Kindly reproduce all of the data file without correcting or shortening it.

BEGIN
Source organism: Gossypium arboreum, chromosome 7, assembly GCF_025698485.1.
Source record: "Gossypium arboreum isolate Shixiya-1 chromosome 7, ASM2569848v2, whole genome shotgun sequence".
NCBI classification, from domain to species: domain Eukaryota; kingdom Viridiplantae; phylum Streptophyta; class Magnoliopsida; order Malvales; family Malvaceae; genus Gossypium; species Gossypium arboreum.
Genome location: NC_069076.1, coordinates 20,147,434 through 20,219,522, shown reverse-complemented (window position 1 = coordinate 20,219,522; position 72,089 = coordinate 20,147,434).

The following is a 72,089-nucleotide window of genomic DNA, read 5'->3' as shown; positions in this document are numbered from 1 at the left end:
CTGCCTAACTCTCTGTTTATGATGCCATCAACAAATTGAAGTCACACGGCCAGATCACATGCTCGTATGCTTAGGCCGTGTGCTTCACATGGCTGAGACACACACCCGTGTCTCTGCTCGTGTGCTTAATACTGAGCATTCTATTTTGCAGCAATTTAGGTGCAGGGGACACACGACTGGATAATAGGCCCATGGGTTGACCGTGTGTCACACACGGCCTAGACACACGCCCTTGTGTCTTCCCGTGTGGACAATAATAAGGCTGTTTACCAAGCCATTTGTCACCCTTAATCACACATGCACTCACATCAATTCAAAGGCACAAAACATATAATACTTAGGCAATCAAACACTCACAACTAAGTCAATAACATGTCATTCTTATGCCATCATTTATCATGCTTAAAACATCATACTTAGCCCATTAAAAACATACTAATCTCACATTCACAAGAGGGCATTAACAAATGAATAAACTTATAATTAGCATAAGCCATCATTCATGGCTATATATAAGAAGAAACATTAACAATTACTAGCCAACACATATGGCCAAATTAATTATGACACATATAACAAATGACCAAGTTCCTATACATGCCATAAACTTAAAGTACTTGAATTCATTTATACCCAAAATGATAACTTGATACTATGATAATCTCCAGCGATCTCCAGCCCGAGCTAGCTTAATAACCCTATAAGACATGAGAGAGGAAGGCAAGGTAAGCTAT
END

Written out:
Source organism: Gossypium arboreum, chromosome 7, assembly GCF_025698485.1.
Source record: "Gossypium arboreum isolate Shixiya-1 chromosome 7, ASM2569848v2, whole genome shotgun sequence".
NCBI classification, from domain to species: domain Eukaryota; kingdom Viridiplantae; phylum Streptophyta; class Magnoliopsida; order Malvales; family Malvaceae; genus Gossypium; species Gossypium arboreum.
Genome location: NC_069076.1, coordinates 20,147,434 through 20,219,522, shown reverse-complemented (window position 1 = coordinate 20,219,522; position 72,089 = coordinate 20,147,434).

The following is a 72,089-nucleotide window of genomic DNA, read 5'->3' as shown; positions in this document are numbered from 1 at the left end:
CTGCCTAACTCTCTGTTTATGATGCCATCAACAAATTGAAGTCACACGGCCAGATCACATGCTCGTATGCTTAGGCCGTGTGCTTCACATGGCTGAGACACACACCCGTGTCTCTGCTCGTGTGCTTAATACTGAGCATTCTATTTTGCAGCAATTTAGGTGCAGGGGACACACGACTGGATAATAGGCCCATGGGTTGACCGTGTGTCACACACGGCCTAGACACACGCCCTTGTGTCTTCCCGTGTGGACAATAATAAGGCTGTTTACCAAGCCATTTGTCACCCTTAATCACACATGCACTCACATCAATTCAAAGGCACAAAACATATAATACTTAGGCAATCAAACACTCACAACTAAGTCAATAACATGTCATTCTTATGCCATCATTTATCATGCTTAAAACATCATACTTAGCCCATTAAAAACATACTAATCTCACATTCACAAGAGGGCATTAACAAATGAATAAACTTATAATTAGCATAAGCCATCATTCATGGCTATATATAAGAAGAAACATTAACAATTACTAGCCAACACATATGGCCAAATTAATTATGACACATATAACAAATGACCAAGTTCCTATACATGCCATAAACTTAAAGTACTTGAATTCATTTATACCCAAAATGATAACTTGATACTATGATAATCTCCAGCGATCTCCAGCCCGAGCTAGCTTAATAACCCTATAAGACATGAGAGAGGAAGGCAAGGTAAGCTAT